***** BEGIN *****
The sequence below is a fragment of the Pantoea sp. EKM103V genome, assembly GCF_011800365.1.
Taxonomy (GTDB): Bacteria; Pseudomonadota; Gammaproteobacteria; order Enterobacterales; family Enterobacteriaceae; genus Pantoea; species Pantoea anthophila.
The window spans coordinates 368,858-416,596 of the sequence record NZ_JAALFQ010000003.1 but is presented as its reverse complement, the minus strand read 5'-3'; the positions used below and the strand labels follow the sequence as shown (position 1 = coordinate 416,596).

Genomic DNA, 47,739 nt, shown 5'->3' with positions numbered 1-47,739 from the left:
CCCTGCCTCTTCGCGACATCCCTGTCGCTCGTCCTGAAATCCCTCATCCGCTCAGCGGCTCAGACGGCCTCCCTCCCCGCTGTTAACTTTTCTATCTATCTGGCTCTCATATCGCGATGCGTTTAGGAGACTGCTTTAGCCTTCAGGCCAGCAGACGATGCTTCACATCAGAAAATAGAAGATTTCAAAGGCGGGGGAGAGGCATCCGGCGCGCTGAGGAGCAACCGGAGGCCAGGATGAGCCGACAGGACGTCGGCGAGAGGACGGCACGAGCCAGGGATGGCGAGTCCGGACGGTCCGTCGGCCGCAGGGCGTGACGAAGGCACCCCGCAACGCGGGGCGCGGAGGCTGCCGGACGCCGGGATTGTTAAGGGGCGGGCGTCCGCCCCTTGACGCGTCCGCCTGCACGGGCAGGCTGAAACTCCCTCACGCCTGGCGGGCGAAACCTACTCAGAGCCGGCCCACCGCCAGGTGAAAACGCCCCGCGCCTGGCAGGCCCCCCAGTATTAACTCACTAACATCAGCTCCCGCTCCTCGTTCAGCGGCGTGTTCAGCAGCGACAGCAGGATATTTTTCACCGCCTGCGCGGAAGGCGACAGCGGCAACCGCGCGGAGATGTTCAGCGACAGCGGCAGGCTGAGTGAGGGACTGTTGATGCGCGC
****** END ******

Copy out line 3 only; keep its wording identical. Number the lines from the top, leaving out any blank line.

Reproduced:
The window spans coordinates 368,858-416,596 of the sequence record NZ_JAALFQ010000003.1 but is presented as its reverse complement, the minus strand read 5'-3'; the positions used below and the strand labels follow the sequence as shown (position 1 = coordinate 416,596).